Forgive me, but I am very pleased with my capture here of a fresh Striped Hairstreak butterfly. Tiny, like all hairstreaks, it startled me when I first eyed it. I was looking for the usual larger butterflies, in the Powdermill Reserve of the Carnegie Museum of Natural History, in Rector, Pennsylvania. Rector is in the sylvan Laurel Highlands of south-central Pennsylvania, and finding such a tiny, “Rare-Uncommon” butterfly there, should not have been a surprise to me.
When my Macro- lens came closer and closer to this beauty, it remained in place, and I marveled at how magnificent it was. A shmeksy! butterfly that is never found in abundance, and is alway seen as a solitary specimen, alone, naturally.
This is one of my early finds, and Yep, it stoked my passion to work to find and shoot common and uncommon butterflies, fresh, colorful and reminders of the Gift that we continue to receive.
In the field, during those early years of seeking butterflies, I always became silent when I sought to make my approach. Silence ruled until I finished shooting, and only then would I talk. Some 10 years or so later, I abandoned that, and now I will speak to you, in normal voice, while I am at my usual 18″ away from a butterfly. One in 20 butterflies appear to flee when I begin talking to you. Nineteen of 20 do not react to my speaking.
This fresh, gorgeous American Lady butterfly riveted my attention, and on my approach, on that gravely road in Raccoon Creek State Park (southwestern Pennsylvania). I placed my feet down as gently as I could as I got closer to her (presuming this is a female), knowing that she could easily sense the vibrations I produced on the trail. She fled several times, alway flying in a lazy loop, to return within about 3-4 minutes. I was patient, and got this.
Some months ago, I recall reading something about butterflies, it sharing that they can hear. Can they?
We are a large enough group to expect that you can weigh in here, and share on whether or not butterflies can hear?
It never goes away. I expect that I speak for all of us who love and search for butterflies. Whether you arrive at your refuge, meadow, fen, garden or roadside berm, that euphoria that electrifies you when you spot a tiny, tiny Hairstreak butterfly, never lessens.
We stop, verify that it is a Hairstreak, a fresh Hairstreak (the price of film now matters) and as quickly as those years in the field allow, which of the hairstreaks you have found. Me, I best know the hairstreaks of the eastern half of the United States . . . but. I’ve seen hundreds and thousands of these abundant hairstreaks, but others, that count drops to one or two. Or, zero.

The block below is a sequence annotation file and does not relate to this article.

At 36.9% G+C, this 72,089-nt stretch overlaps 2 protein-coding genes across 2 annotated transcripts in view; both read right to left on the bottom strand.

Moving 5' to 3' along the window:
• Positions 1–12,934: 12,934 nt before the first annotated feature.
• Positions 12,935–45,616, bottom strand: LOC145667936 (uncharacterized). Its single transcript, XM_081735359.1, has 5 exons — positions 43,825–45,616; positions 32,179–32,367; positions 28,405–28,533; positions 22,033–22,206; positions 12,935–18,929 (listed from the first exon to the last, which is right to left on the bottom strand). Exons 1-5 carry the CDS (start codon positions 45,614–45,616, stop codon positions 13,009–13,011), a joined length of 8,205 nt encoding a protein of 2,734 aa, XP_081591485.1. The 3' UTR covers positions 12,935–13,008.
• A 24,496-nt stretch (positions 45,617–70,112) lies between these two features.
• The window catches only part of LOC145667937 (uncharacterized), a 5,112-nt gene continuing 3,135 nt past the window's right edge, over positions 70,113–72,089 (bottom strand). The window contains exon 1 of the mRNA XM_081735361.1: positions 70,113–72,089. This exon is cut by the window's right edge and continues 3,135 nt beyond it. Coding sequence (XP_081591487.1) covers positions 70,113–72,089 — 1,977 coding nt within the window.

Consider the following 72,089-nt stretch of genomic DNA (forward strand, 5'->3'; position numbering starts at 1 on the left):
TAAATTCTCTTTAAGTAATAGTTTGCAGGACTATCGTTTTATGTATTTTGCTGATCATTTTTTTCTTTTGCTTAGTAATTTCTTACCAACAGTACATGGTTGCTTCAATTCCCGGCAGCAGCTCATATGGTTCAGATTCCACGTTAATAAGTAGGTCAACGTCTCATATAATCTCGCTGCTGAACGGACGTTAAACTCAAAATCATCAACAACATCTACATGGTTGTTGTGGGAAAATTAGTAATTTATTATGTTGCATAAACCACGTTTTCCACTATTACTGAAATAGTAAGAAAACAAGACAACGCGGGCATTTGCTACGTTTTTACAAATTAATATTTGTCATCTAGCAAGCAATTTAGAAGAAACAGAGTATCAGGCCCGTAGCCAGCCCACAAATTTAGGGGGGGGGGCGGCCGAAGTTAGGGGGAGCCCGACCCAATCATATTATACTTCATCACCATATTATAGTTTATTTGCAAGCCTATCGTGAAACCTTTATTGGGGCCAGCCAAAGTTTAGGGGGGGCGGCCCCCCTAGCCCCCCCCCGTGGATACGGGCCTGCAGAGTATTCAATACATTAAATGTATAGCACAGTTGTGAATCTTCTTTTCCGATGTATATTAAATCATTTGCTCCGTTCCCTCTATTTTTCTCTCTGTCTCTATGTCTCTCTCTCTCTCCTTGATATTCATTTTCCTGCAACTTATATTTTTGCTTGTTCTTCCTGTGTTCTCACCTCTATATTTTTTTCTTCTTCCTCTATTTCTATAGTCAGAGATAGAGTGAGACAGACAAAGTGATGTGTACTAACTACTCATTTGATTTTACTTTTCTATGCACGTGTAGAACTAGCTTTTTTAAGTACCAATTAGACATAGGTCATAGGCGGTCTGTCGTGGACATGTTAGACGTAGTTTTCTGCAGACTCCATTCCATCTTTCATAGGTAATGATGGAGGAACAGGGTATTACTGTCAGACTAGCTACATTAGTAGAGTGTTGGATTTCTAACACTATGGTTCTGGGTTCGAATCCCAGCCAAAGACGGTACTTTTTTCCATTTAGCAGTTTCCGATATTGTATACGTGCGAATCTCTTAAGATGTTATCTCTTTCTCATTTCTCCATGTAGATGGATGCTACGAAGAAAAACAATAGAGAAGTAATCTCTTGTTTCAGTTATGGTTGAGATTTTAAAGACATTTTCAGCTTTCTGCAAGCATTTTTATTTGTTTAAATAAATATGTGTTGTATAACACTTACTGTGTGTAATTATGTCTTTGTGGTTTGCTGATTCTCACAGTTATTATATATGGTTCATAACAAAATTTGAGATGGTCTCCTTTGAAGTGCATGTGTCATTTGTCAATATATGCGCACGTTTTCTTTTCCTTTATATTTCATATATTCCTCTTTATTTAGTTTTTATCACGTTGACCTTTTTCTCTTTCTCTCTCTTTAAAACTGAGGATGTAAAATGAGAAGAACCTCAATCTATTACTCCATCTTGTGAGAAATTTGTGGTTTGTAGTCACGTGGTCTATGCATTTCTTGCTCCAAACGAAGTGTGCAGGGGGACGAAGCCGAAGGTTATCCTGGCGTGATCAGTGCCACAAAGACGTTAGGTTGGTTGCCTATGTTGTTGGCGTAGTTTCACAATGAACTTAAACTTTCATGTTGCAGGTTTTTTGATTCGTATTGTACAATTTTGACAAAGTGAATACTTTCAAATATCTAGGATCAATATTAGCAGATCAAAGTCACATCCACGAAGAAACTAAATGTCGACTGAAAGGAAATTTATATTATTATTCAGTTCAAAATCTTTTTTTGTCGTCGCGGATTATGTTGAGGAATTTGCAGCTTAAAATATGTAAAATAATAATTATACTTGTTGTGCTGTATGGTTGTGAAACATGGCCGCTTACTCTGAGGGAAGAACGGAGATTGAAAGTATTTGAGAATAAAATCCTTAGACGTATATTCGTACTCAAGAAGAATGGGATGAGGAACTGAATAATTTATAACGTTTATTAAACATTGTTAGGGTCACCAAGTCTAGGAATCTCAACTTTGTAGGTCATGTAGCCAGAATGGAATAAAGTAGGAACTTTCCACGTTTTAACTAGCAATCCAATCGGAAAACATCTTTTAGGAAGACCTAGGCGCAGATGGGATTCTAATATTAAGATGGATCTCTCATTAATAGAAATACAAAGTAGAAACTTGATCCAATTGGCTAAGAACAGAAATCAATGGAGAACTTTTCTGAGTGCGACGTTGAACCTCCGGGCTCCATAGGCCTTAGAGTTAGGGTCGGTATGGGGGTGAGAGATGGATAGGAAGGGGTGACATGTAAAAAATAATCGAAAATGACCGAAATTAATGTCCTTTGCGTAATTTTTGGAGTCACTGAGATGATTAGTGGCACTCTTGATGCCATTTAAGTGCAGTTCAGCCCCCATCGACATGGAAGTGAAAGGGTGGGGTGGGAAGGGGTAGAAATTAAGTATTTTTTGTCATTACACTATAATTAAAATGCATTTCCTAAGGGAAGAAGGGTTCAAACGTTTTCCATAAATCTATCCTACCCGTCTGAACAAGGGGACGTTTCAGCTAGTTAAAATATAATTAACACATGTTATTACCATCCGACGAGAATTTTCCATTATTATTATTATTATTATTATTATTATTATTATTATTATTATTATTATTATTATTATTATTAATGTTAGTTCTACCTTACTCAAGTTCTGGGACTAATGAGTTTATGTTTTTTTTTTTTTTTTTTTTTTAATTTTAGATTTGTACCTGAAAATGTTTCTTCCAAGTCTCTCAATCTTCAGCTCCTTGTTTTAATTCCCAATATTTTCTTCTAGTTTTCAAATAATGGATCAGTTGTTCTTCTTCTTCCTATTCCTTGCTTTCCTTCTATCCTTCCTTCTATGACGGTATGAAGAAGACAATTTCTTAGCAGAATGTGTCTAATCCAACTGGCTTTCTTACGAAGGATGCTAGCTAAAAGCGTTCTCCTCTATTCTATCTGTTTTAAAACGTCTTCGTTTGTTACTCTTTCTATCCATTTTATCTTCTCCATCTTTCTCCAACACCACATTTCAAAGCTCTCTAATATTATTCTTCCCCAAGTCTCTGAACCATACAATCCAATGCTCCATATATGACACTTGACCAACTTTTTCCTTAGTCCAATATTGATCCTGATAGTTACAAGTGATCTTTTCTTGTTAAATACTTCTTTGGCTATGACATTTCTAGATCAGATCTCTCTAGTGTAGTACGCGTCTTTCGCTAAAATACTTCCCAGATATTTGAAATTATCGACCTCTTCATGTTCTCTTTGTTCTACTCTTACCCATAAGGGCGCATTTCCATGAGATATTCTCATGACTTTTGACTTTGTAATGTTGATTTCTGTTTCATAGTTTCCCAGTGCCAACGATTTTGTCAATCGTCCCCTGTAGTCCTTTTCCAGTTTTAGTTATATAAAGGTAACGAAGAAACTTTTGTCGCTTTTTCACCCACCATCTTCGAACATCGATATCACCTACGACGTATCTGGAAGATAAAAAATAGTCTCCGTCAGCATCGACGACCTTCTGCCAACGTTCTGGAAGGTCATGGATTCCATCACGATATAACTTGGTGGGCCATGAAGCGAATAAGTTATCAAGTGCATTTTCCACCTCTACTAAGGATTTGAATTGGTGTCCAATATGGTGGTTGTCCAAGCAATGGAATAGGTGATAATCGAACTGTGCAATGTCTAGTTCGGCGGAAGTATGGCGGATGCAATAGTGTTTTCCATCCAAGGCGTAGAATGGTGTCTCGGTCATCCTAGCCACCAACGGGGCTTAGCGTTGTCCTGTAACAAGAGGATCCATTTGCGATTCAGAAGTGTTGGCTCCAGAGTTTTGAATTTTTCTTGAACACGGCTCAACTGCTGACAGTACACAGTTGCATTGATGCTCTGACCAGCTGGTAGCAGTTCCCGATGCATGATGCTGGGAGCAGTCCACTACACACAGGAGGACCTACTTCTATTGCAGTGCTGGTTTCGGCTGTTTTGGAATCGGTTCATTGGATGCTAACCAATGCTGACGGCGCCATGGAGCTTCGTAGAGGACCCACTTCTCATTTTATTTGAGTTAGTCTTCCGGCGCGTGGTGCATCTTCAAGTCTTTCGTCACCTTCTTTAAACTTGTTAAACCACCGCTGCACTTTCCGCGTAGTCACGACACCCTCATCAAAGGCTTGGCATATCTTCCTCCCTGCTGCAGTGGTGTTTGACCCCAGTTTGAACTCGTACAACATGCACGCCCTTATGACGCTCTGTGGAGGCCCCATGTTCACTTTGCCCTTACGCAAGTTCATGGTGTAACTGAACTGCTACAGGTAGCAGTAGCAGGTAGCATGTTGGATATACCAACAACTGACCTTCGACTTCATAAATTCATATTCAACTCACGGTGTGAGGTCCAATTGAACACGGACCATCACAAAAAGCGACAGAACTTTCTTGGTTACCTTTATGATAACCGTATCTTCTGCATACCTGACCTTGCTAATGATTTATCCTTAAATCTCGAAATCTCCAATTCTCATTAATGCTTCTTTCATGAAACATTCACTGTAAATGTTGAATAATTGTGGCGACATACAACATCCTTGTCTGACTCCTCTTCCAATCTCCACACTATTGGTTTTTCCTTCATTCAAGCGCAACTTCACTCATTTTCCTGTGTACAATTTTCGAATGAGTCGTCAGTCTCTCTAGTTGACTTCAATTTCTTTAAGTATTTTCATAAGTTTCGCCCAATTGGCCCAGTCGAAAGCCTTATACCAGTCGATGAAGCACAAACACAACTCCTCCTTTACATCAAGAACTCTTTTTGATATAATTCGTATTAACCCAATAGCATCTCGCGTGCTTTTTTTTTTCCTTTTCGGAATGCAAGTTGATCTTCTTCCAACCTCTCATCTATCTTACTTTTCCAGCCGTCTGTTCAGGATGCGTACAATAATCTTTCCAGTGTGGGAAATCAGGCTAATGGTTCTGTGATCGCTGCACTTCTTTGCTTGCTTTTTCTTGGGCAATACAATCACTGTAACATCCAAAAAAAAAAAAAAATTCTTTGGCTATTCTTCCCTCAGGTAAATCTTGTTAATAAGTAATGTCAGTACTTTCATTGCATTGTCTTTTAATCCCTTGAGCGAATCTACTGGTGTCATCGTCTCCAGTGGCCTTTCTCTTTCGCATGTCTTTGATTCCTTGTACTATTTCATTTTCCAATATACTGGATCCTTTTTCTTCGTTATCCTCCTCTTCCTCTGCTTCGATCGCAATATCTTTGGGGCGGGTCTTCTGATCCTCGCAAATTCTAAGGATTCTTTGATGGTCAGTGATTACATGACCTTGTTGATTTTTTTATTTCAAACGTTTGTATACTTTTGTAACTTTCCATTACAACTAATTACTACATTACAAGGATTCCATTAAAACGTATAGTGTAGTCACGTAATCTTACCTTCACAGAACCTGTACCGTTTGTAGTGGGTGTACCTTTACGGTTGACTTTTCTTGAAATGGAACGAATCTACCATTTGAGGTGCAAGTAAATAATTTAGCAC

This winged beauty is a Red-banded Hairstreak. Fresh, zero bird-struck with gorgeous, rich color including that handsome blue patch and generous red bands.
So many Red-bandeds bear wing damage or extensive wing scale loss. This one, seen at the Butterflies and Blooms Briar Patch Habitat in Eatonton Georgia is a crowd pleaser for sure. When I’ve shot away, those 20 or more exposures, am I able to slowly back away from this shmeksy! gift from G-d, and share my war-up “YES! May well be you heard it, be you in Brooklyn, Dallas, Mission, Seattle, Atlanta, Mishmarot, or Valdosta.
How I love what I do!
Life sure has a way of intruding on your plans. Paul’s brother Fred dazzled me with anecdotes of his studies in the interior of Bolivia and Peru. He’s an academic, and travelled there to pursue birds. The things that he found, leave you speechless. Birds and butterflies of almost indescribable beauty and mystery. His telling of the dangers that he confronted chastened me, for after the streets of Brooklyn, thank you, I do not want to be one of the poor souls who are in a bus the goes over the side of a cliff, on one of those unimproved mountain roads!
Me? I’m very happy to travel here in the U.S.A to more predictable destinations, like this one. Doak field in Raccoon Creek State Park in southwestern Pennsylvania. Imagine us there, with Bergamot blooms blanketing this enormous meadow, as a Pipevine swallowtail butterfly floats in. The pipevine is anxious for the rich sugary nectar of the Bergamot. Distracted, I cautiously move in closer, and what I see there, erases my thoughts of Peruvian rain forests, their ferocious mosquitoes, the very real threat of being ambushed/kidnapped ( my son was kidnapped there, and Thank G-d he and Rene were released unharmed ), or caught in the middle of a firefight in Lima, between army and rebels.
America is a butterfly magnet, and for good reason. My Fuji slide film shoots color real-time, and this year, I hope to please you with butterflies of much beauty, amidst green foliage that is honest in its share of green.
Counting the days, until I return to the Florida Panhandle (northernmost Florida). This will be my second trip to Big Bend Wildlife Management Area, near Perry, Florida. The first visit there, in 2016 was better that I could have expected. The thistle was in good bloom and the liatris had just begun to open flower. Milkweed was abundant. The butterflies? I almost want to say everywhere!
That first visit was in the last week of August. This April trip? The Spring/Summer 2015 issue of American Butterflies (NABA) reported that 84 species of butterflies were recorded there in September, and 70 species seen in Big Bend in April. That “70” jumps out at me, and is the siren’s call to revisit.
When I gaped at this Palamedes Swallowtail butterfly in the last week of August 2016, the high of the day was in the mid-90’s Fahrenheit. Working to shoot as Georgia Satyr, the sweat was pouring down over my eyes, having coursed over my headband, and the salty sweat nearly blinded. April 2019? I can only dream . . .
Taking orders at this time, let me know what you’d like me to find?